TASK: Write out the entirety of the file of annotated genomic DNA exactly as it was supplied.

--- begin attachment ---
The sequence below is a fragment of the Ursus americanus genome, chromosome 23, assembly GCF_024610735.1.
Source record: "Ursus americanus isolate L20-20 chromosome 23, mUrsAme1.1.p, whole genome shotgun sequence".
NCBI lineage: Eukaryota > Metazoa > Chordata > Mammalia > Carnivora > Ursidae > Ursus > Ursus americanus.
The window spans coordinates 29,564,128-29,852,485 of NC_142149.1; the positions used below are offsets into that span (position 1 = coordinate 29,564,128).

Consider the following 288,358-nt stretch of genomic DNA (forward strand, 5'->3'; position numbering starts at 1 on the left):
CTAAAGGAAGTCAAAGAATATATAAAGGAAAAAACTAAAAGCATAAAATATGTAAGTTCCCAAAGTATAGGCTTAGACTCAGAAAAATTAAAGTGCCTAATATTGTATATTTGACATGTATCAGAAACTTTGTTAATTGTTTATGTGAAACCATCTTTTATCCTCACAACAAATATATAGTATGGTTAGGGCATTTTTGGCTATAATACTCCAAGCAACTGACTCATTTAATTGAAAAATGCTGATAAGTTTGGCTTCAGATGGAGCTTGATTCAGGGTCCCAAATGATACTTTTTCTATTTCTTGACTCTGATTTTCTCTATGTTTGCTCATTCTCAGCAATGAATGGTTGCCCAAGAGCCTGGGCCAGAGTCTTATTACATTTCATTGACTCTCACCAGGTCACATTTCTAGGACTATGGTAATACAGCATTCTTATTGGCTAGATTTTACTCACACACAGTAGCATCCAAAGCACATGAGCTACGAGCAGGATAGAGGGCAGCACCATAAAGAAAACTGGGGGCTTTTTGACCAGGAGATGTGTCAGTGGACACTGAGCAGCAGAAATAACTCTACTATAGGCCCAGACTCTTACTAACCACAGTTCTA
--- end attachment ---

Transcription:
The sequence below is a fragment of the Ursus americanus genome, chromosome 23, assembly GCF_024610735.1.
Source record: "Ursus americanus isolate L20-20 chromosome 23, mUrsAme1.1.p, whole genome shotgun sequence".
NCBI lineage: Eukaryota > Metazoa > Chordata > Mammalia > Carnivora > Ursidae > Ursus > Ursus americanus.
The window spans coordinates 29,564,128-29,852,485 of NC_142149.1; the positions used below are offsets into that span (position 1 = coordinate 29,564,128).

Consider the following 288,358-nt stretch of genomic DNA (forward strand, 5'->3'; position numbering starts at 1 on the left):
CTAAAGGAAGTCAAAGAATATATAAAGGAAAAAACTAAAAGCATAAAATATGTAAGTTCCCAAAGTATAGGCTTAGACTCAGAAAAATTAAAGTGCCTAATATTGTATATTTGACATGTATCAGAAACTTTGTTAATTGTTTATGTGAAACCATCTTTTATCCTCACAACAAATATATAGTATGGTTAGGGCATTTTTGGCTATAATACTCCAAGCAACTGACTCATTTAATTGAAAAATGCTGATAAGTTTGGCTTCAGATGGAGCTTGATTCAGGGTCCCAAATGATACTTTTTCTATTTCTTGACTCTGATTTTCTCTATGTTTGCTCATTCTCAGCAATGAATGGTTGCCCAAGAGCCTGGGCCAGAGTCTTATTACATTTCATTGACTCTCACCAGGTCACATTTCTAGGACTATGGTAATACAGCATTCTTATTGGCTAGATTTTACTCACACACAGTAGCATCCAAAGCACATGAGCTACGAGCAGGATAGAGGGCAGCACCATAAAGAAAACTGGGGGCTTTTTGACCAGGAGATGTGTCAGTGGACACTGAGCAGCAGAAATAACTCTACTATAGGCCCAGACTCTTACTAACCACAGTTCTA